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    ABSTRACT: In situ measurements of the magnetic field are vital to the study of many fundamental problems in planetary research. Therefore the magnetometer experiment is a key element of the payload of Venus Express. In addition to the interaction of the solar wind with Venus, these measurements are crucial for the study of atmospheric escape and detection of lightning. However, the methodology for the magnetic field measurements had to be different to the traditional approach, because Venus Express is not a magnetically clean spacecraft. A technique based on two-point simultaneous measurements of the magnetic field and systems identification software is used to separate the natural magnetic field from the spacecraft generated interference. In this paper an overview of the techniques developed to separate these two field types and the results achieved for 1 Hz Venus Express data are presented. Previous publications suggest that the resulting Venus Express cleaned data is of comparable quality to measurements made from onboard magnetically clean spacecraft (Zhang et al., 2008a, b; Slavin et al., 2009).
    Annales Geophysicae 01/2011; 29:639-647. DOI:10.5194/angeo-29-639-2011 · 1.68 Impact Factor
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    ABSTRACT: Within the Venusian magnetosheath, Venus Express has observed the existence of high-amplitude, nonlinear waves which have been interpreted as large-scale nonlinear rotational structures within the magnetic field. A number of mechanisms have been proposed that can be used to explain their origin. Venus Express data have been searched for other examples of the similar structures. It appears that such structures are quite rare, being observed during only 8 of the dayside magnetosheath crossings among 676 that took place between April 2006 and February 2008. All together, only 50 such waves have been identified during these 8 crossings. The properties of these structures were studied. After considering a number of possible generation mechanisms, it is concluded that the most probable generation mechanism is the Kelvin-Helmholtz Instability; however, other mechanisms such as shock-related processes cannot be completely discounted.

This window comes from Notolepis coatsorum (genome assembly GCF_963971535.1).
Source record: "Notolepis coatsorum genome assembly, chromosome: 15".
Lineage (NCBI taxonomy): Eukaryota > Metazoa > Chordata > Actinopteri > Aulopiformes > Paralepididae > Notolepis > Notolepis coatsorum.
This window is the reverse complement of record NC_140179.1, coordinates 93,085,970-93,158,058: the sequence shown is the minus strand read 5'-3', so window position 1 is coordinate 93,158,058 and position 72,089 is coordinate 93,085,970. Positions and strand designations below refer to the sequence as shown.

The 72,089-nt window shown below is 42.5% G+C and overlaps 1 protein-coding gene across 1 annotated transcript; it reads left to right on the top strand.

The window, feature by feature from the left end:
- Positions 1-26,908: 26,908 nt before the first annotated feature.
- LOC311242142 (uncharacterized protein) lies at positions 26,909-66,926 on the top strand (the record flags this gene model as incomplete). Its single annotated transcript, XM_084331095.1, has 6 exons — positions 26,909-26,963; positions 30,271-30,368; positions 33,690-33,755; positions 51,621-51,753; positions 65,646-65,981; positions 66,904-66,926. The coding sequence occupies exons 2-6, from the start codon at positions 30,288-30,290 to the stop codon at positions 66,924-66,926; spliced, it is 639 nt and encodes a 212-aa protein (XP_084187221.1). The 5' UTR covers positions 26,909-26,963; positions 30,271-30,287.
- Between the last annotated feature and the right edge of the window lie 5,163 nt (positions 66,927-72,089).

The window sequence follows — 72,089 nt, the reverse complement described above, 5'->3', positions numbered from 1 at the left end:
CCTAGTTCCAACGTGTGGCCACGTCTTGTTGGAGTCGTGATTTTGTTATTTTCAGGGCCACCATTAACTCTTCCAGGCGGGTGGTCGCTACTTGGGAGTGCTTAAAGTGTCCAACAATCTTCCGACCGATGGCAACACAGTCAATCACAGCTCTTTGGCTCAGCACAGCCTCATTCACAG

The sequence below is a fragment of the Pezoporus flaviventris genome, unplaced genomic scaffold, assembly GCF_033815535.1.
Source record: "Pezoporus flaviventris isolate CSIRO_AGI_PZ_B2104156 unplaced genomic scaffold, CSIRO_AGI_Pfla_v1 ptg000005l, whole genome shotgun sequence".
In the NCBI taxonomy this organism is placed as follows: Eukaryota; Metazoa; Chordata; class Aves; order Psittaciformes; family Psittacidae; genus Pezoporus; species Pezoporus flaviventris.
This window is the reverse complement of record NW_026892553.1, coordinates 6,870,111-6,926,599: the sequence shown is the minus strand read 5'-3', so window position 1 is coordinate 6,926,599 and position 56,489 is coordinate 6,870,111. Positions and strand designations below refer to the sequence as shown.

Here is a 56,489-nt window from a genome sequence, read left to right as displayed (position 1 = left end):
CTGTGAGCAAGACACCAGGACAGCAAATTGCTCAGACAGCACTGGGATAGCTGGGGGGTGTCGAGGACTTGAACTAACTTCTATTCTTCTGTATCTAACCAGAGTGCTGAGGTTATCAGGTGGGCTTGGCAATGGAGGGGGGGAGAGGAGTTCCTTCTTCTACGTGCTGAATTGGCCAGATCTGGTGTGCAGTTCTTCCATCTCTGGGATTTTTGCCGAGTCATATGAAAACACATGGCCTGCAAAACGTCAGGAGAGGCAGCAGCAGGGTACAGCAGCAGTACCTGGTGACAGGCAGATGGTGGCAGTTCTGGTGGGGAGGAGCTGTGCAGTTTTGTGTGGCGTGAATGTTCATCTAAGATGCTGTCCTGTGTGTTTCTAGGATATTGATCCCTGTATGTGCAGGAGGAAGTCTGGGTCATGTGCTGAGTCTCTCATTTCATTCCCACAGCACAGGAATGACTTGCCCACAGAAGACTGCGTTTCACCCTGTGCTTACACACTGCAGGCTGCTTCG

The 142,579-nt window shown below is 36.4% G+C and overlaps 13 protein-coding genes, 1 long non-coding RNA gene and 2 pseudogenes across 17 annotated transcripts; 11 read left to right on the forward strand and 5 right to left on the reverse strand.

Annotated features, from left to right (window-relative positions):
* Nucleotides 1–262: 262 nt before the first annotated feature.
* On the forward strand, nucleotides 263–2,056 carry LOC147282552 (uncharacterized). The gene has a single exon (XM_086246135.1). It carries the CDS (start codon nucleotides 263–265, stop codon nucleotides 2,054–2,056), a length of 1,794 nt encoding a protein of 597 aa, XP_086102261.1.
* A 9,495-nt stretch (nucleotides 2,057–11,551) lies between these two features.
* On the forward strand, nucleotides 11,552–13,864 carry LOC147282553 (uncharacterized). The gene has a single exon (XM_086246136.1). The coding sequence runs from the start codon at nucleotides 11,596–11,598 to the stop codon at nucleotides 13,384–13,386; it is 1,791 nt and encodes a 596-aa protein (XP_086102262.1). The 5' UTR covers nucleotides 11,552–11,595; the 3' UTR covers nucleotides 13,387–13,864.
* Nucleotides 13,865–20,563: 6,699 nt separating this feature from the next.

Journal of Geophysical Research Atmospheres 01/2011; 116. DOI:10.1029/2010JA015916 · 3.44 Impact Factor
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    ABSTRACT: Venus Express is a magnetically unclean spacecraft. Thus far only low-resolution (1Hz) data has been successfully cleaned of spacecraft disturbances. New software has been developed specifically for high-resolution (32Hz) data cleaning where spacecraft events are identified via a statistical approach and field corrections are implemented by a combination of empirical and statistical models. This poster gives a summary of the cleaning methodology. The cleaned high-resolution data is used to examine the rotation of the magnetic field observed during several large vortices in the Venusian magnetosheath. During an encounter with the vortex three types of rotations are observed, namely gradual rotation, reverse rotation and a rapid rotation. These characteristics are investigated in greater detail.
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    ABSTRACT: The interaction of the solar wind with Venus has a significant influence on the evolution of its atmosphere. Due to the lack of an intrinsic planetary magnetic field, there is direct contact between the fast flowing solar wind and the Venusian ionosphere. This leads to a number of different types of atmospheric escape process. Using Venus Express observations, we show that such contact leads to the formation of global vortices downstream of the Venusian bow shock. These vortices accelerate heavy ionospheric ions such as oxygen, leading to their escape. We argue that these vortices are the result of the Kelvin-Helmholtz instability excited by the shear velocity profile at the boundary between the solar wind and ionospheric plasma. These vortices also help to repopulate the night-side ionosphere during solar minimum, when the ionospheric flow from day to night is restricted by the lowered ionopause altitude at the terminator.